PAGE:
“Rethinking Authority in Fourth-Century Trinitarianism: Gregory of Nyssa and Ancient Psychology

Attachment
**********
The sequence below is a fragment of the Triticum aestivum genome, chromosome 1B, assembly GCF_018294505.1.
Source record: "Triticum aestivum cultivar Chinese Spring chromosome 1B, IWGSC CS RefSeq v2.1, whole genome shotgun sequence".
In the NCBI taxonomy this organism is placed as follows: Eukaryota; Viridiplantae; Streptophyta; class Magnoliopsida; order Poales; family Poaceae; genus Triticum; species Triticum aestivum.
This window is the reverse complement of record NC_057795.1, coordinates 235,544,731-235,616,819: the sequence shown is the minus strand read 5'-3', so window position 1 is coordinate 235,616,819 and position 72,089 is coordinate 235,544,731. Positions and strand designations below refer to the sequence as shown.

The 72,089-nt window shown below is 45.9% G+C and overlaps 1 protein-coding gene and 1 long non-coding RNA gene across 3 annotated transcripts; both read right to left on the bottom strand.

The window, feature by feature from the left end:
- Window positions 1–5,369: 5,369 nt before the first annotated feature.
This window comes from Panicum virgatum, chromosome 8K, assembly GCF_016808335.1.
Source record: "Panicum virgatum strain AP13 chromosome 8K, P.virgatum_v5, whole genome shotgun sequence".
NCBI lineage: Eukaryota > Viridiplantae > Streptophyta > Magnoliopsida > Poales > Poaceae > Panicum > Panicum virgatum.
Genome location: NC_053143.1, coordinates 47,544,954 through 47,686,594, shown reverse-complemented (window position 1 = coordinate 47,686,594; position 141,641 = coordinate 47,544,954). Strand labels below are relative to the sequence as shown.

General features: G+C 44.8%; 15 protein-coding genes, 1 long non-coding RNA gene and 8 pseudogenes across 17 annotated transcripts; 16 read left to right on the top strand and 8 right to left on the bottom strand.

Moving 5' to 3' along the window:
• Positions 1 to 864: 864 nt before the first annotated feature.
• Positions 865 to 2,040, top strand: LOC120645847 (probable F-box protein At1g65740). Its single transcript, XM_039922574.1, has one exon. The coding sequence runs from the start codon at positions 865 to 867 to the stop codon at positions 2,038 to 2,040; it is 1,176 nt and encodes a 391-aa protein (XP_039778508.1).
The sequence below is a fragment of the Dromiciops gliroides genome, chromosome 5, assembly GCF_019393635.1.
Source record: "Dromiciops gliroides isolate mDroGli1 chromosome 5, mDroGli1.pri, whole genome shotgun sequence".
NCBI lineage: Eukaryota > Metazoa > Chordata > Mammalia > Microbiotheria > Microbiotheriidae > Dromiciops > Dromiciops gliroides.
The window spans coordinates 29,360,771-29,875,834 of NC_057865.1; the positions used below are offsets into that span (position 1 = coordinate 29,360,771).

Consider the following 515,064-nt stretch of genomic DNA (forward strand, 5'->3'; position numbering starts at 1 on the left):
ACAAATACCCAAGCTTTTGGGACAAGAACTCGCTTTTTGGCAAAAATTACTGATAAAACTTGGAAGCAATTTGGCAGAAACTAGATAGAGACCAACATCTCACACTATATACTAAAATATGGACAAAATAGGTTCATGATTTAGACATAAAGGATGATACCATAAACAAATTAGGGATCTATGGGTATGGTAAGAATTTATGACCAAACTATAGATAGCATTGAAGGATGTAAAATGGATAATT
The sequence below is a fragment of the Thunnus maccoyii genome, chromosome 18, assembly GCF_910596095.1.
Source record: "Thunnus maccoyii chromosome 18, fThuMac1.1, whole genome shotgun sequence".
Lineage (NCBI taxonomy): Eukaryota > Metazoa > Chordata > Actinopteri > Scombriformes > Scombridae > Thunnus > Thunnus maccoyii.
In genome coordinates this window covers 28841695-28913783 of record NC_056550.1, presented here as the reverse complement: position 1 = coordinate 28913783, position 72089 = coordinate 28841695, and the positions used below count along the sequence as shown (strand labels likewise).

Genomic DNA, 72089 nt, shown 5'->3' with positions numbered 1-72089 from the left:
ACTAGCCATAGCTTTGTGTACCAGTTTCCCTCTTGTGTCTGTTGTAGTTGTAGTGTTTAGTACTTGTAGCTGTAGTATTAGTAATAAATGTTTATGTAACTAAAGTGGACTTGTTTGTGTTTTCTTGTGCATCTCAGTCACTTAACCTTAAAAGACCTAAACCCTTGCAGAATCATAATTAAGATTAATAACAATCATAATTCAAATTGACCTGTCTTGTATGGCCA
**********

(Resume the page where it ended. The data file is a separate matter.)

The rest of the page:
Gregory of Nyssa affirms in Epistula 5.9 that in God there is “three hypostases” and “one authority”. The meaning of exousia (“authority”) has largely been taken for granted among patristic scholars. Scarcely a comment has been offered in the works of Hanson, Widdicombe, and Ayres, for example, as to its precise meaning and significance in early Christian trinitarianism. In order to begin addressing this broader lacuna in fourth-century scholarship, I show that Gregory’s “one authority” affirmation in Epistula 5.9 is best understood both against the background of Late Antique debates over philosophical psychology, causality, and freedom, and as an adaption and development of earlier Christian uses of exousia. In the first half of the paper, I give some examples from the philosophers Alexander of Aphrodisias and Plotinus that show how exousia is found among a constellation of ideas such as compulsion, freedom, causality, and priority. They use it alongside a set of locutions like to eph’ hemin (“that which depends on us” or “that which is under our authority”) and to autexousion (“self-determination” or “under one’s own authority) to indicate that something is outside the sphere of influence of others, and in the sphere of one’s own influence. Alexander also identifies it with the uncaused rational “principle” (arche) of the mind. In the second part, I show that early Christians employed this technical use of exousia both with respect to God and humanity because God created man in his image. I give a few examples from Origen, Methodius of Olympus in his anti-Origenist interpretation of John 1:1, and Eusebius of Caesarea where he maintains the Father is the “Monarchical Authority” even of the Son. Lastly, I demonstrate that Gregory makes technical use of exousia within his analysis of human psychology and causality as a synonym of “self-determination”. I turn to Epistula 5.9 where I argue that his use conceptually resonates with Eusebius. Yet Gregory identifies exousia—as absolute causal and political priority—with the divine being rather than the Father because he assumes that diversity in exousia entails a plurality of psychological principles (arche) and, as such, a plurality of distinct intellectual beings. I conclude that we cannot properly understand and appreciate early Christian theologies of divine authority in the Trinity unless we recover the technical philosophical meaning of exousia in Late Antique debates philosophical psychology and causality. This paper opens new avenues to explore the role of authority in Pro-Nicene and Anti-Nicene theologies and theological anthropologies.

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